I wish I had been taught more about life in school many years ago. Insurances are hard to understand, why would finance be any easier. I learned how to write a check in school but how to balance a checkbook.

I agree with what you are saying. The problem is, from the common everyday citizen to the congressional idiot know it all, there is a lot of room for learning. It would be like making an automotive czar out of someone that doesn't have a background in manufacturing and or the auto industry.

moneythoughts said...

I'm trying to put a little light on what went wrong with the financial system and how the toxic assets, meltdown and housing bubble came about. I don't think that anyone who reads my blog will be able to make a difference, but you never know who may stumble upon it. Our own government, congress and the SEC all played a part in the disaster that followed. Unless there is a plan for correcting the credit rating agencies, their conflicts of interest with the underwriters, the economic recovery will never realize its potential. CDOs are a big part of today's capital markets and the weaknesses in the financial system must be addressed.

LceeL said...

Just keep repeating the word 'OBAMA' in your posts. Eventually the GOV will find you - if for no other reason, because you keep mentioning OBAMA. Just like I keep mentioning OBAMA in this comment. Now - having found you - it then becomes a question of whether or not the idiot working in government can read and even BEGIN to comprehend what you have to say here. Maybe you need to throw in words like REVOLUTION and COMMUNIST for good measure - ah - but then they'll just think you're a REPUBLICAN up to no good and then they'll REALLY shut down. After all, all they have done is turn a deaf ear - and frankly, that's all the REPUBLICANS deserve.

moneythoughts said...

Putting some lead in their pencils, so to speak, is not going to be an easy decision for the Obama administration. Taking on the top three credit rating agencies is serious business, yet it must be done if we are going to experience an economic recovery. Not knowing what to do with the toxic assets is probably the easiest piece of the puzzle, because going after the CRAs is not going to be a picnic. When you take on a corporation tied to Warren Buffett, you better know what you are doing. He has deep pockets, great legal resources and he owns Moody's who has a 40% share of the credit rating market. They will probably go lightly on this one, but I know, so others must know this as well, that without this piece of equation corrected, there will be no satisfactory solution.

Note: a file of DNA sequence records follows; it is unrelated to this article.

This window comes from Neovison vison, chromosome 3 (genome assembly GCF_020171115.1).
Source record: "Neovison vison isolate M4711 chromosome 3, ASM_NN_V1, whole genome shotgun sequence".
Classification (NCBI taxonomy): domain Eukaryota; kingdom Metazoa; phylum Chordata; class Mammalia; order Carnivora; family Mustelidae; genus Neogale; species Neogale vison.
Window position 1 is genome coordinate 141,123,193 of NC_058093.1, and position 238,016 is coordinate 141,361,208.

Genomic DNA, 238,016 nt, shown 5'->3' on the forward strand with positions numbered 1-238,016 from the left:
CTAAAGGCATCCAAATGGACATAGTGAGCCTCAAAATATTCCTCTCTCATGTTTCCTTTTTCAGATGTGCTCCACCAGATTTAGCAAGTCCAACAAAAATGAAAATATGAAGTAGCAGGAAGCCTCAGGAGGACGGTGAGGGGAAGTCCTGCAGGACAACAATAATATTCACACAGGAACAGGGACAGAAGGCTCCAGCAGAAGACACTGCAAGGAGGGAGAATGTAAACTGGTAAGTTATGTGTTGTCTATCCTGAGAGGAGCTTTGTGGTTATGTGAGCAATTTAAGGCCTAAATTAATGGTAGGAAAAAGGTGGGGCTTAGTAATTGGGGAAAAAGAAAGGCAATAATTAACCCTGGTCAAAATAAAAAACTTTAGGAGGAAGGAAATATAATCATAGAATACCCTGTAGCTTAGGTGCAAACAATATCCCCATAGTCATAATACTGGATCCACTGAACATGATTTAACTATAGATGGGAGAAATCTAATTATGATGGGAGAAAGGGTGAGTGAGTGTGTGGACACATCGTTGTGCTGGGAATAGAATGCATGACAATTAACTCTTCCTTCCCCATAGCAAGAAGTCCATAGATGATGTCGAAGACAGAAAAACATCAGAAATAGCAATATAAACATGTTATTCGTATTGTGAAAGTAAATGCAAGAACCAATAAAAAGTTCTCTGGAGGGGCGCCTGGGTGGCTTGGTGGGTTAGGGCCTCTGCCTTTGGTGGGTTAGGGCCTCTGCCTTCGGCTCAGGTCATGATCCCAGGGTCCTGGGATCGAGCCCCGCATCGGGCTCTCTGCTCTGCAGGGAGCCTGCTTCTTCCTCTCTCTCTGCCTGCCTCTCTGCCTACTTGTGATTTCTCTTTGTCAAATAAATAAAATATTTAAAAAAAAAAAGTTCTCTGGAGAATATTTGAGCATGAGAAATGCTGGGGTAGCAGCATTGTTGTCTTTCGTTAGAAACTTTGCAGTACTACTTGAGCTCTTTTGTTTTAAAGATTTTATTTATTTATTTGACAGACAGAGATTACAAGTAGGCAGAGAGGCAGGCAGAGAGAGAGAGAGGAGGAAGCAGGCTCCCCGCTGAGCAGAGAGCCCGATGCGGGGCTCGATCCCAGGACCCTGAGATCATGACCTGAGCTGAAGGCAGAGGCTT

Joanne Licsko said...

Thank you for your easy to read explanations. I have had a thing about numbers and I have to re read much of what you say. However, I am going to keep coming back because I think what you are telling us is less (if at all) biased than our media.
Do you believe that Obama's strategy will work?

moneythoughts said...

Yes. And, here are my reasons:

Infrastructure spending, such as roads and bridges, the electric grid, and schools is called capital investment when it is done by a corporation. Corporations borrow to invest in plant and equipment, and usually borrow long term because the assets they are building or acquiring will last more than five years. That is what is behind our stimulus package; however, not all the money is going to infrastructure, but that is OK as long as the other moneys are spent here as much as possible, like teachers, police and firemen and firewomen. Getting away from our dependence on foreign oil is important as well as building a new electric grid. These issues have national security implications and should be a priority. Energy, education and healthcare are the three legs of his economic stool, and I believe it will work. If the Obama stops the wasteful spending by the military, the deficit could be reduced considerably. Even the Generals don't want or need much of the crap Congress makes them buy.

Thanks for your comments, and I love your art work.